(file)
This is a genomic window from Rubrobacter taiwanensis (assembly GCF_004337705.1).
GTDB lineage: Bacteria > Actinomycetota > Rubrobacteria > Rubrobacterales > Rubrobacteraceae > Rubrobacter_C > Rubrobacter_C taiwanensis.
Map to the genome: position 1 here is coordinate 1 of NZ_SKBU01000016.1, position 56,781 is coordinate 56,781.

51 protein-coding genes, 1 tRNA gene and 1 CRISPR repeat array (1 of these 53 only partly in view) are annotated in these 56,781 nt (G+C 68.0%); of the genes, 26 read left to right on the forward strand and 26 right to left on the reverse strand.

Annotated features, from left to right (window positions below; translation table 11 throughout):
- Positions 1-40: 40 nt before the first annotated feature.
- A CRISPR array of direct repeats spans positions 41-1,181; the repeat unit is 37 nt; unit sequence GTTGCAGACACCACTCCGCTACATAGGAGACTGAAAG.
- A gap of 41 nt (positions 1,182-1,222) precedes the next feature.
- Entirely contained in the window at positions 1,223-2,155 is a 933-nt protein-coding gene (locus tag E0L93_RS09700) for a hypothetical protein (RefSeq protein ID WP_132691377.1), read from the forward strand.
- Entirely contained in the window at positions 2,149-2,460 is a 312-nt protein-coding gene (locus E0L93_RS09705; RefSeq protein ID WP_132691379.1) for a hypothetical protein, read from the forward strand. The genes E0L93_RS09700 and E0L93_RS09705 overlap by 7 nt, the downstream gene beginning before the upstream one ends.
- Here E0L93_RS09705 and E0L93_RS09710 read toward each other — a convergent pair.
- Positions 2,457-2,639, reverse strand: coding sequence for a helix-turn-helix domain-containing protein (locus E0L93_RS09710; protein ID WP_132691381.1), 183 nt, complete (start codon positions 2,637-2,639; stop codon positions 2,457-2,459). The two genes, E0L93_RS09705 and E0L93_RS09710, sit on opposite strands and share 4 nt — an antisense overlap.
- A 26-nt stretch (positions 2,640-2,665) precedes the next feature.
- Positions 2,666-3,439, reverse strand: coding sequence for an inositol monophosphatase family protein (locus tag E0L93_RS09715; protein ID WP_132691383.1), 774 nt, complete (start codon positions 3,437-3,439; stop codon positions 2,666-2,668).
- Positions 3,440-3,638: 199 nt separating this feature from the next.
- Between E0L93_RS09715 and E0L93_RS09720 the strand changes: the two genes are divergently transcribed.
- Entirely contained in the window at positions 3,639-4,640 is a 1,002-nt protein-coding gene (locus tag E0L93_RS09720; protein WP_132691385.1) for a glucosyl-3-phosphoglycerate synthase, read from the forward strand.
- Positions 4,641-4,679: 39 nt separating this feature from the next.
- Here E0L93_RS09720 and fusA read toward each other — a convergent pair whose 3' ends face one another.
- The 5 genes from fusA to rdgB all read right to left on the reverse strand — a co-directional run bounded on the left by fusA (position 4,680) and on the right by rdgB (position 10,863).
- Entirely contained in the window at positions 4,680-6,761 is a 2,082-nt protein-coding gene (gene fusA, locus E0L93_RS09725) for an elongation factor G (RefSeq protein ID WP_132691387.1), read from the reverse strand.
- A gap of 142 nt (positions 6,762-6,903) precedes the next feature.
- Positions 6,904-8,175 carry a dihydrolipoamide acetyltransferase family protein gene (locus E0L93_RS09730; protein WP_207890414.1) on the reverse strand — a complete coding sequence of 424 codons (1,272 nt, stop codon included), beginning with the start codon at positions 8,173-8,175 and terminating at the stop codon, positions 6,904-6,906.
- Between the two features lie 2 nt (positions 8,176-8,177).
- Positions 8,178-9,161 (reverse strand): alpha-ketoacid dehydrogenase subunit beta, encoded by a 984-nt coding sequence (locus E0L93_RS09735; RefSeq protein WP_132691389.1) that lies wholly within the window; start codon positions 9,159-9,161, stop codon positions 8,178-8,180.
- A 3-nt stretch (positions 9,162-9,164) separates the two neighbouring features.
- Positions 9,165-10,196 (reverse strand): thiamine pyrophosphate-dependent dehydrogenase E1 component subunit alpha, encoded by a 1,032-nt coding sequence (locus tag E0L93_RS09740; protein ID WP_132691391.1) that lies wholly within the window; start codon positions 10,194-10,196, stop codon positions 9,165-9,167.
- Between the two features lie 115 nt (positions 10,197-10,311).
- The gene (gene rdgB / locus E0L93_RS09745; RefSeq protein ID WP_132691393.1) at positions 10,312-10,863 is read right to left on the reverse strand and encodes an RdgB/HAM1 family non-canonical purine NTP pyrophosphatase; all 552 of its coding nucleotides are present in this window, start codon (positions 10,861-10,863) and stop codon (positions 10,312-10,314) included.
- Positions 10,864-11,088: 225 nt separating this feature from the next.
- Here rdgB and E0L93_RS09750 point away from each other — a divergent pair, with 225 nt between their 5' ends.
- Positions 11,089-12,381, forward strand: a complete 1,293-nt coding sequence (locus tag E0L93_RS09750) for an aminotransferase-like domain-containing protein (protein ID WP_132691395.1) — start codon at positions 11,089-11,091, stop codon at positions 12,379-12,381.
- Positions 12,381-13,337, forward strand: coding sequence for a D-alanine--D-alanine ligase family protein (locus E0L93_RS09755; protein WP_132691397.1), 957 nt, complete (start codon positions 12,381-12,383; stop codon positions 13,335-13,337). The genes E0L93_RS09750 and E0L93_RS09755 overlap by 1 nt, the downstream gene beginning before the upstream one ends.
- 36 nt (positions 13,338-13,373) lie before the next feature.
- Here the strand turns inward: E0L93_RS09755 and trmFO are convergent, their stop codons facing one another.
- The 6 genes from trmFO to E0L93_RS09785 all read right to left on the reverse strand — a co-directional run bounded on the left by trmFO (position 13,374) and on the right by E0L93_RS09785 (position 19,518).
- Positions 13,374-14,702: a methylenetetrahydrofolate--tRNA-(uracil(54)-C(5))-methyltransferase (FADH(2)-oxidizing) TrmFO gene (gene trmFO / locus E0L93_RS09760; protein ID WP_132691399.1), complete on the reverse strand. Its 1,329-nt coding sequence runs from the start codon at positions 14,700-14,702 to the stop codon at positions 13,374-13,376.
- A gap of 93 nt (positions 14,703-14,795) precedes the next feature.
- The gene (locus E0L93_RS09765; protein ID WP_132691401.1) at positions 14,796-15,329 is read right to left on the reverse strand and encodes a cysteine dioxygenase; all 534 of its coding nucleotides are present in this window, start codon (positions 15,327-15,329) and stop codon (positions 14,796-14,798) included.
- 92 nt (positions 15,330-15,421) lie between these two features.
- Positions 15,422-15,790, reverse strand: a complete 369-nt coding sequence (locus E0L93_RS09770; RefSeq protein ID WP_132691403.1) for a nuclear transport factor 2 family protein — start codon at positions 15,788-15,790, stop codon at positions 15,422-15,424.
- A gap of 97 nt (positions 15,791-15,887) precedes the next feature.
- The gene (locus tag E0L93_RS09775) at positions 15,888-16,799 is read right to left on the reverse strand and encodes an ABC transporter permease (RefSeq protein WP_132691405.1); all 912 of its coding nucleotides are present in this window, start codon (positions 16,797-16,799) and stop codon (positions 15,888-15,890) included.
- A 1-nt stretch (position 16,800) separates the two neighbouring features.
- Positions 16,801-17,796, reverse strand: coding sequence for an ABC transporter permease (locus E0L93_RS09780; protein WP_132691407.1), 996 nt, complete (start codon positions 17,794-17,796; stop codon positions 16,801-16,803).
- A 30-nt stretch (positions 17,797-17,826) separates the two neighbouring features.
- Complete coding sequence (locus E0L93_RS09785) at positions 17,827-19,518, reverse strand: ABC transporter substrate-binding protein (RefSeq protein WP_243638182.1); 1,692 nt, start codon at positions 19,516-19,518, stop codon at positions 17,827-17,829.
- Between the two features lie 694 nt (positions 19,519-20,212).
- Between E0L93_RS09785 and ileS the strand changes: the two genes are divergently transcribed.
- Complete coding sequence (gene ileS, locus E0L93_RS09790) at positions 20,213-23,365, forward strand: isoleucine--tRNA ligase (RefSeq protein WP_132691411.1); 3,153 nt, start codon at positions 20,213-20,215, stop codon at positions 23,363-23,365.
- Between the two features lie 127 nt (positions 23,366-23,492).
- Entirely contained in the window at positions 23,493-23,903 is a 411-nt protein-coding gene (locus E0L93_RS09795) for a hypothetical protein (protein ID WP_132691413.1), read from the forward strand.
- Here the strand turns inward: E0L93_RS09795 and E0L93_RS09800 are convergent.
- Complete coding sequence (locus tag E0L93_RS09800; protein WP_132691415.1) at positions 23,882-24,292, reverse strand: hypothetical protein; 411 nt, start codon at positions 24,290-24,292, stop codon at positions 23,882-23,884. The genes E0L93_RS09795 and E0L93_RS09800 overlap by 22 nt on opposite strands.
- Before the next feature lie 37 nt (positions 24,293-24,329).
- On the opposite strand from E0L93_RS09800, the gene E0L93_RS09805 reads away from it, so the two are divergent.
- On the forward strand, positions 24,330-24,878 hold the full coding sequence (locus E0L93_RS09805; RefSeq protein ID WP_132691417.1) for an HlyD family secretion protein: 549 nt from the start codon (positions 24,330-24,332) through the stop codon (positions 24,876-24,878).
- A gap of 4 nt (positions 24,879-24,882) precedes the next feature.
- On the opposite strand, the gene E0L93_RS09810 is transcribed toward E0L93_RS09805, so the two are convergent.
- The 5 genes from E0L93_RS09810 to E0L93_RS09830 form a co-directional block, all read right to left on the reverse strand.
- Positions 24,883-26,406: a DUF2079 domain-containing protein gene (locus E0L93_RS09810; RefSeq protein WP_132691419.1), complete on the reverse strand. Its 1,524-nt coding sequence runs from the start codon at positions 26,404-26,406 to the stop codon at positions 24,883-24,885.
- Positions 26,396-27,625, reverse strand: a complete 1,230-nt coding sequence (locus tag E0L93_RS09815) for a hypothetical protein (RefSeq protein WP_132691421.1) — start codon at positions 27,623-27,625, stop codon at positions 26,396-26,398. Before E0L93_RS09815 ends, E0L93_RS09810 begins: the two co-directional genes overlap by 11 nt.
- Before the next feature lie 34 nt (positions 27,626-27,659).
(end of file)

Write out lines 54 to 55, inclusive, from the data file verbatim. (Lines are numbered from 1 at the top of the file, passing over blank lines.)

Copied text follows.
- Complete coding sequence (locus tag E0L93_RS09800; protein WP_132691415.1) at positions 23,882-24,292, reverse strand: hypothetical protein; 411 nt, start codon at positions 24,290-24,292, stop codon at positions 23,882-23,884. The genes E0L93_RS09795 and E0L93_RS09800 overlap by 22 nt on opposite strands.
- Before the next feature lie 37 nt (positions 24,293-24,329).